We might be familiar with Labrador retrievers and beagles, but who had heard of a barbet or mudi before seeing them in the ring on Thanksgiving Day? There are 200 dog breeds recognized by the AKC and the big dog shows are often the best way to introduce a breed to the general public. 

Dogs like it: 

Dog breeder and multiple championship winner Bill Lambert pointed out that a miserable or frightened dog will not succeed at conformation. Dogs need to be enthusiastic and lively in order to do well in competition. The dogs that rise to the top also have a certain ‘stage presence’ and love to perform in front of people. Dogs are happiest when they have a purpose and are with their favorite people, and for many dogs, conformation offers exactly that. 

Dog shows also require hours of careful training to ensure the dog will be well socialized and not become distracted or upset by the many other dogs and people in the ring. The hours spent in training lead to the very tight bond they form with their handlers.  

Problems with dog shows 

Unethical breeding practices:  

Because dogs are judged by their appearance rather than their health, some unethical breeders might make choices that are harmful to the dog. If a breeder discovers that German Shepherd dogs with a certain slope to their back are more successful in the ring, they might breed for that appearance disregarding the back problems it can cause. There is a danger that dogs with desirable features will be inbred to try to keep achieving that standard. That can raise the chances of a genetic disorder being passed along the bloodline.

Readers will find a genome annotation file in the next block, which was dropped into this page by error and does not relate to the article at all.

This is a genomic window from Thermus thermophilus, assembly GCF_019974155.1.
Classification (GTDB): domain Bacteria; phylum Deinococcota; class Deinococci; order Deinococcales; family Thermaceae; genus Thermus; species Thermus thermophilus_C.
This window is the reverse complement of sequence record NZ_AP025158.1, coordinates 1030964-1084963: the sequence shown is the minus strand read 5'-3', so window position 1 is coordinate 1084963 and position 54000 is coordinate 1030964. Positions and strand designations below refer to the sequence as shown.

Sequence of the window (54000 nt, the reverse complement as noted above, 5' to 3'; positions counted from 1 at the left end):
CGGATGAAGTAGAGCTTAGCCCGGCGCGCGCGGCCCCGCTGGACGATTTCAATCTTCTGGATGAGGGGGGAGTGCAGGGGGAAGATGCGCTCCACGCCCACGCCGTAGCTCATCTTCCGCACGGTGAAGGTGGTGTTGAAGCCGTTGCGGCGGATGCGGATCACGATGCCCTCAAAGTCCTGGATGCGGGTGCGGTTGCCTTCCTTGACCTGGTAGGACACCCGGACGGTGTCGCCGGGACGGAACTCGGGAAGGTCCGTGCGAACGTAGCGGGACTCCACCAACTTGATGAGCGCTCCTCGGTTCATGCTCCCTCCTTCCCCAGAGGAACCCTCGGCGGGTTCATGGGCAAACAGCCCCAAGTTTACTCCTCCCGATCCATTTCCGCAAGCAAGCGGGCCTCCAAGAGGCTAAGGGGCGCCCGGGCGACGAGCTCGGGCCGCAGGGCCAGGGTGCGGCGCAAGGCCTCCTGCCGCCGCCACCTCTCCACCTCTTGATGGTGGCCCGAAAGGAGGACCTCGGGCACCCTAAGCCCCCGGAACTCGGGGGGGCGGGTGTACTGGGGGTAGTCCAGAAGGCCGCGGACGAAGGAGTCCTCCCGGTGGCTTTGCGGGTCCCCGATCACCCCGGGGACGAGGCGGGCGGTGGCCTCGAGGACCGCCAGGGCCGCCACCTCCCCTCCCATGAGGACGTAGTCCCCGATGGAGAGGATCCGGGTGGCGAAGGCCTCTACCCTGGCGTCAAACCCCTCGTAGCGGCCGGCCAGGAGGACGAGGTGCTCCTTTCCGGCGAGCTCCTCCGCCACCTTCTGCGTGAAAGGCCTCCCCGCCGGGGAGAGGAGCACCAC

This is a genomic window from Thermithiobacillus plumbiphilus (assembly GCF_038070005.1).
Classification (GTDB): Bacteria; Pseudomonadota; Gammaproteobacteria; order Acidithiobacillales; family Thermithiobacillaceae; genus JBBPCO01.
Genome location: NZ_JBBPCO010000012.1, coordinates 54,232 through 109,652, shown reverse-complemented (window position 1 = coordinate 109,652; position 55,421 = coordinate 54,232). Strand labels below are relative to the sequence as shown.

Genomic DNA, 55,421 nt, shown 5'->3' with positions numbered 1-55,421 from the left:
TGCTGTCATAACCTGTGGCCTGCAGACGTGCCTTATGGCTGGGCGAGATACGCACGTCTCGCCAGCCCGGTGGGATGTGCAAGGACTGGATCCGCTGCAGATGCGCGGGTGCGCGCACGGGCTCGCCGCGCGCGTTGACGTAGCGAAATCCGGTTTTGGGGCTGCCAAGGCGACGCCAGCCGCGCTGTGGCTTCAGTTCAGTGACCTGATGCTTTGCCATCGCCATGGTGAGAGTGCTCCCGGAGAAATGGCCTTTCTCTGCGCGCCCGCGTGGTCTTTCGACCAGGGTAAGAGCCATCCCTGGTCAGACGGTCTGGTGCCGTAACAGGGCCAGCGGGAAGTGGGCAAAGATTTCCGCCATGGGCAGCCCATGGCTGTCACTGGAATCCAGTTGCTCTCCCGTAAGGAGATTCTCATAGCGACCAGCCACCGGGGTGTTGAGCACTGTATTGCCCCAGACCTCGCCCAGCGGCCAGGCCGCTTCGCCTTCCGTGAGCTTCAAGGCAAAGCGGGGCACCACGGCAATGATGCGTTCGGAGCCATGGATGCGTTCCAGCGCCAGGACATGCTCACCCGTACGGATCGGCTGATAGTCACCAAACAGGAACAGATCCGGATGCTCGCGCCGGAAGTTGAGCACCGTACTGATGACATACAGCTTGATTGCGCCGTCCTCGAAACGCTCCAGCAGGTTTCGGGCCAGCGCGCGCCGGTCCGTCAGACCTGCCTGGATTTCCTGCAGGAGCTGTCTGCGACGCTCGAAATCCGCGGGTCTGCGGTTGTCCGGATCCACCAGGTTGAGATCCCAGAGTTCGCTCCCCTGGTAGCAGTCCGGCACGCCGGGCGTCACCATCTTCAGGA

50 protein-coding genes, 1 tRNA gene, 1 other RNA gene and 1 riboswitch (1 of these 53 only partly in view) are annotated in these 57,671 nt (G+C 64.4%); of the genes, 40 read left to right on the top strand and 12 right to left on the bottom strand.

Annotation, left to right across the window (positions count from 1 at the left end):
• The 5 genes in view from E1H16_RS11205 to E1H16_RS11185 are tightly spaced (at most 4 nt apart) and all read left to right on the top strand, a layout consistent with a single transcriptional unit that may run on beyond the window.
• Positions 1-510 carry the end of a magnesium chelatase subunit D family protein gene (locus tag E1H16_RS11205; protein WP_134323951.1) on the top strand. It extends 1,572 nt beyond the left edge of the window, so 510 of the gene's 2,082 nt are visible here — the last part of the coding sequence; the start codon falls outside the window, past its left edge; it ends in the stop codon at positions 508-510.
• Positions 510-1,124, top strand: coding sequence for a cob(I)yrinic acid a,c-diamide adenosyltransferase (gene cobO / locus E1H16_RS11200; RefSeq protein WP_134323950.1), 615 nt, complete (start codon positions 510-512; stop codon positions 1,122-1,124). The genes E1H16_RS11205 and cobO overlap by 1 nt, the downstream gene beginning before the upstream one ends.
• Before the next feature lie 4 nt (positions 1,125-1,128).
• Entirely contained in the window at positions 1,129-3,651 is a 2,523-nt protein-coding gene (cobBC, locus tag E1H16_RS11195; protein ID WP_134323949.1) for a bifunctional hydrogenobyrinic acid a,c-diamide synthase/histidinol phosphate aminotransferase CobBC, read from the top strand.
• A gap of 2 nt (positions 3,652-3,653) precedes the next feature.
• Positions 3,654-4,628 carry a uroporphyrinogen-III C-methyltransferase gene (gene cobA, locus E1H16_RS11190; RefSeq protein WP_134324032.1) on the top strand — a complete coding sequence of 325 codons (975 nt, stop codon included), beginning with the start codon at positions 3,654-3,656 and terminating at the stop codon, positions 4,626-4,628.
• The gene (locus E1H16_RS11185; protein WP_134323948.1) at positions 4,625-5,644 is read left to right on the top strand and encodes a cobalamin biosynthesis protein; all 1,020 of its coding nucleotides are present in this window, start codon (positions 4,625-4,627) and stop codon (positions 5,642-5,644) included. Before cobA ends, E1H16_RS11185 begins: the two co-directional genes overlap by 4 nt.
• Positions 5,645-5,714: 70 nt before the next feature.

Not a natural environment: 

Many show dogs are far removed from their original purpose. There are not many show dogs in the working group, for example, who are engaged in the work of guarding or pulling carts. Often breeders will make a distinction between dogs that are bred for conformation and those that are bred to be hunters as they have different looks and personalities.  

Stressful situation for dogs: 

Trainers want to present their dogs in the best possible light, and possibly disguise minor flaws, which might entail hours of grooming before a show. Dogs will need to be trimmed, bathed, brushed, blow dried, and trimmed again. Nails must be trimmed and buffed, ears cleaned, and teeth brushed. 

Dog shows entail a lot of waiting backstage between events where dogs might be crated; there are a lot of new dogs nearby and many people bustling about, along with the ever-present hum of the blow dryers. Dogs who don’t have the right temperament or who haven’t been well socialized might be overwhelmed by the chaotic scene. 

Pure breeds only: 

The AKC mandates that only dogs with a purebred pedigree can compete in conformation because there are no established standards for new or mixed breed dogs (although they can compete in sports and events such as Agility and Obedience). The emphasis on purebred dogs has been cited as a factor in raising the demand for certain breeds, which can lead to unethical puppy mills who only care about producing mass quantities of puppies and drives people away from adopting needy pets from shelters. 

Because conformation shows are all about evaluating breeding stock for future litters, dogs must not be spayed or neutered in order to compete. Veterinarians recommend spaying/neutering your pets in order to limit unwanted pregnancies and the number of stray or surrendered dogs. It has also been shown that ‘fixed’ pets live longer, healthier lives and display fewer behavioral problems. 

The bottom line 

Dog conformation shows are extremely popular for viewers and participants. They offer a chance to work closely with your pet on socialization and training and allow you an opportunity to see how well your best friend stacks up against the perfect template for their breed.  

They can also be seen as unnecessary and outdated forms of entertainment that privilege pure breed dogs possibly at a risk to their health and well-being.  

While animal rights activists stand firmly against this type of entertainment, people who show their dogs commit thousands of hours and dollars to the experience and say it is worth every moment and cent. The conversation will surely continue, but as we can all agree, the wellbeing and happiness of the dogs involved should be the bottom line.